West Bengal

Buddhadeb in the clear

Print edition : February 21, 2014

Former Chief Minister Buddhadeb Bhattacharjee. Photo: PTI

IN a major development that has come as a shot in the arm for the beleaguered Commu-nist Party of India (Marxist) in West Bengal, the Central Bureau of Investigation (CBI) charge sheet on the police firing in Nandigram on March 14, 2007, has all but absolved former Chief Minister Buddhadeb Bhattacharjee and his government of any blame in the incident. The charge sheet submitted to the Additional Chief Judicial Magistrate at the Haldia court, on December 20, 2013, on the Nandigram firing in which 14 people, including two women, were killed, states that the firing was ordered by the executive magistrate present, thus refuting the allegations made by the Trinamool Congress all along that the order had been given by the then Chief Minister Buddhadeb Bhattacharjee from Kolkata.

In early 2007, Nandigram turned into a battleground following rumours of land acquisition for a proposed chemical hub. The resistance comprised a motley group, that was led by the Trinamool Congress, then in the opposition, and included naxalites, the Socialist Unity Centre of India (SUCI) and the Jamait-i-Ulema-e-Hind. They had come together under the banner of the Bhoomi Ucched Pratirodh (Land Eviction Resistance) Committee (BUPC). The banned Communist Party of India (Maoist) admitted that it played a key role in the movement in Nandigram.

The BUPC had taken complete control of the area and had dug up roads and damaged culverts to cut off access to the place. Even repeated assurances from the government that there would be no land acquisition in the region did not change matters. Land acquisition was no longer the issue any more; the BUPC’s aim was to establish a “Muktanchal” or liberated zone, outside the law of the land.

The charge sheet states that efforts were made by the district administration and the police officers to normalise the situation, and many meetings were organised between the administration and the opposition parties and the BUPC.

“However, there was no visible improvement in the law and order situation and the entire area remained out of the control of the district, civil and police administration,” says the charge sheet. This situation prevailed from January to March 2007.

It finally exploded on March 14 when the police, sent in to restore the road links and law and order, were met with violent resistance by the people led by the BUPC. “The main objective of the villagers, who had assembled on the instruction of the BUPC was to prevent the police from entering Nandigram region,” says the charge sheet. The “unlawful assembly” of people hurled stones at the police even after they were asked to cooperate over the loud hailer. Thereafter, 41 rounds of tear gas shells and four rounds of tear gas hand grenades were used, which also proved ineffective. Even 51 rounds of rubber bullets failed to disperse the crowd. Finally, when 10 rounds of firing in the air did nothing, 10 rounds of target firing, aiming at those throwing stones, was ordered.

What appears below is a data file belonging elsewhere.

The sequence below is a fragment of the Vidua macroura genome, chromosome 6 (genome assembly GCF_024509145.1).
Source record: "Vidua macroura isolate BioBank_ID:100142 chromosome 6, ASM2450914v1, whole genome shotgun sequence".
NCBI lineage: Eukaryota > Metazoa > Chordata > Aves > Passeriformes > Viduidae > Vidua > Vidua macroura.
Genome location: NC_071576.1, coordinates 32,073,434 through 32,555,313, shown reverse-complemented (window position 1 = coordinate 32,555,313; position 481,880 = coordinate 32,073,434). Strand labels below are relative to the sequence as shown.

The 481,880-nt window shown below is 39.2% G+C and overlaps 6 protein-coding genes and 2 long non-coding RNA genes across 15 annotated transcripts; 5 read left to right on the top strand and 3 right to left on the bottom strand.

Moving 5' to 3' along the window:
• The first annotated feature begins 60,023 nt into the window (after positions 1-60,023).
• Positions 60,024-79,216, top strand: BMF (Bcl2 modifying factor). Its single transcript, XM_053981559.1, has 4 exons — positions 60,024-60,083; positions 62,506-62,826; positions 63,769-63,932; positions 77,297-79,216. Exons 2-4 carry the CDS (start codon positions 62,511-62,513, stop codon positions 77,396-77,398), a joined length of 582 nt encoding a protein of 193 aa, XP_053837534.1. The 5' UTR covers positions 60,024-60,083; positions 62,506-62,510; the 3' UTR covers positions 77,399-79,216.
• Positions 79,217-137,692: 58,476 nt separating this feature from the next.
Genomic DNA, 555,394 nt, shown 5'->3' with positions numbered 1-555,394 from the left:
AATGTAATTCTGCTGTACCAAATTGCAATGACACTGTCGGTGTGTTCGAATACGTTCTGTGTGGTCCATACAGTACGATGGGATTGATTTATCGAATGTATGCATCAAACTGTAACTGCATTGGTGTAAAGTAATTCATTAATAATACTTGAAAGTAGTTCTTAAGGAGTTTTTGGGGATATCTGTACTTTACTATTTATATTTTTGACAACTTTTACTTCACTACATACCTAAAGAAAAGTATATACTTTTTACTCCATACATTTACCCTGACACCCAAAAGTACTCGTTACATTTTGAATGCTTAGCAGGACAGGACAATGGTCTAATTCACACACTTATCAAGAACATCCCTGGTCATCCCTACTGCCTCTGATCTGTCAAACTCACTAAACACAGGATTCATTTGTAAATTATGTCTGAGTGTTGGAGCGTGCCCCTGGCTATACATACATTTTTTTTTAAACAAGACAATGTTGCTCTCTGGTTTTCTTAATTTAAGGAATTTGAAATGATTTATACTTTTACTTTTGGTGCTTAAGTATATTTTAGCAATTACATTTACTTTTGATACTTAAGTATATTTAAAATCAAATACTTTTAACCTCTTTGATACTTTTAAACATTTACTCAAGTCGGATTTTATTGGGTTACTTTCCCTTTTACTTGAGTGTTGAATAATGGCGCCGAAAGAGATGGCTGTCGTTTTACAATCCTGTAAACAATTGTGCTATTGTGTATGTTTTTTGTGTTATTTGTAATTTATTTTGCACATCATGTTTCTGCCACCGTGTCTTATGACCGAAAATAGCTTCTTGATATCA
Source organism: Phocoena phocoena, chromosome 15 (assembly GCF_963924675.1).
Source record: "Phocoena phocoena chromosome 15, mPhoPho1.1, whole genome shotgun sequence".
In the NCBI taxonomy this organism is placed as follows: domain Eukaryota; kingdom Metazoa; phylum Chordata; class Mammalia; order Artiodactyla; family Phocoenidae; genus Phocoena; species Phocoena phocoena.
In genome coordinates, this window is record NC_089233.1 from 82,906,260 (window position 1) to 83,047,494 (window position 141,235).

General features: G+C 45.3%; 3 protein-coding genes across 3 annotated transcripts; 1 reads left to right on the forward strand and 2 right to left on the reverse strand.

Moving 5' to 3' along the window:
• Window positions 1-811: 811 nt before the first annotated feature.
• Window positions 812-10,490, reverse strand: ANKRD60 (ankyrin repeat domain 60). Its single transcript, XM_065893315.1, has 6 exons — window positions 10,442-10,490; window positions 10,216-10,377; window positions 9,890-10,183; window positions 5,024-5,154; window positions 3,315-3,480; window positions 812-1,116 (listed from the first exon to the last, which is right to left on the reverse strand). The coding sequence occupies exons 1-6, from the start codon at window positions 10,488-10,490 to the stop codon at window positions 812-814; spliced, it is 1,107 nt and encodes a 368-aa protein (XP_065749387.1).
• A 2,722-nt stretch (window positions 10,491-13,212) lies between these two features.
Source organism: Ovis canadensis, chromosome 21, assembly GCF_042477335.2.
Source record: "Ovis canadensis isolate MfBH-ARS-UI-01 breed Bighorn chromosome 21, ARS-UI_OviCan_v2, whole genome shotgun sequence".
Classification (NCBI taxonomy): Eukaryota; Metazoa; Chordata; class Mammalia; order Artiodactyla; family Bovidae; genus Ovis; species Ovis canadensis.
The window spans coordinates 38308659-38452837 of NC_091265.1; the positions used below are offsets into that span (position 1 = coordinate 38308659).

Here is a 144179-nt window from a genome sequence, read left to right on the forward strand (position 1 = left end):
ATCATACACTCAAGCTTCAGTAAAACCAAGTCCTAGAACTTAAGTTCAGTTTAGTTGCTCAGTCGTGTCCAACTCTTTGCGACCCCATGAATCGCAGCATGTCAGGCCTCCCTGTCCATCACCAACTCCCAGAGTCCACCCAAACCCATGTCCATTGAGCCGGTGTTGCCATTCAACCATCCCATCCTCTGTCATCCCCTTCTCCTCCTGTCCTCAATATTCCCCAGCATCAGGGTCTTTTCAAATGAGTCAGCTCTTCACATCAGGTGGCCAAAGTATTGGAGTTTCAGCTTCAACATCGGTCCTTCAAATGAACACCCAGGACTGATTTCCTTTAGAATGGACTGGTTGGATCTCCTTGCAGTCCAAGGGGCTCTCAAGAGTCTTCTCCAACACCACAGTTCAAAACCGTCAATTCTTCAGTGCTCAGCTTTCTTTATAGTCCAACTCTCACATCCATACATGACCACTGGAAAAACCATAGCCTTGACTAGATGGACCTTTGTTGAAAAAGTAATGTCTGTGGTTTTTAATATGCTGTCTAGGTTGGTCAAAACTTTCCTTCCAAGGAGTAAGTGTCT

The Nandigram firing was one of the most important incidents in the recent politics of West Bengal. It served as a catalyst for a change of government after 34 years of CPI(M)-led Left Front rule. Nandigram was one of the important platforms from which Chief Minister and Trinamool Congress supremo Mamata Banerjee made her comeback from political obscurity. The CBI charge sheet will now be a source of concern for the ruling party of West Bengal, particularly with the Lok Sabha elections round the corner, and a three-way contest looming large.

For the Left, however, the revelations could not have come at a better moment. Leader of the Opposition and CPI(M) Polit Bureau member Surjya Kanta Mishra affirmed: “The charge sheet vindicates our stand that a conspiracy had been hatched against the Left Front government.” He further accused the Trinamool Congress government of “double standards” as it had demanded that Buddhadeb Bhattacharjee be questioned in connection with the firing, yet at the same time denied the CBI permission to prosecute the six police officers involved in the firing.

The ruling party and the government, as expected, were seen as trying to salvage the situation. Even though it had welcomed the CBI probe in 2007, it was quick to reject its findings now. Heavyweight Trinamool MP from Tamlu, which is near Nandigram, rejected the CBI findings, claiming that the charge sheet was unacceptable as it effectively challenged the Calcutta High Court judgment in 2007, which held the firing to be “unconstitutional.” Veteran Trinamool leader and Minister for Parliamentary Affairs Partha Chatterjee called the charge sheet a “political document” fabricated to malign the Trinamool government in the State.

Suhrid Sankar Chattopadhyay

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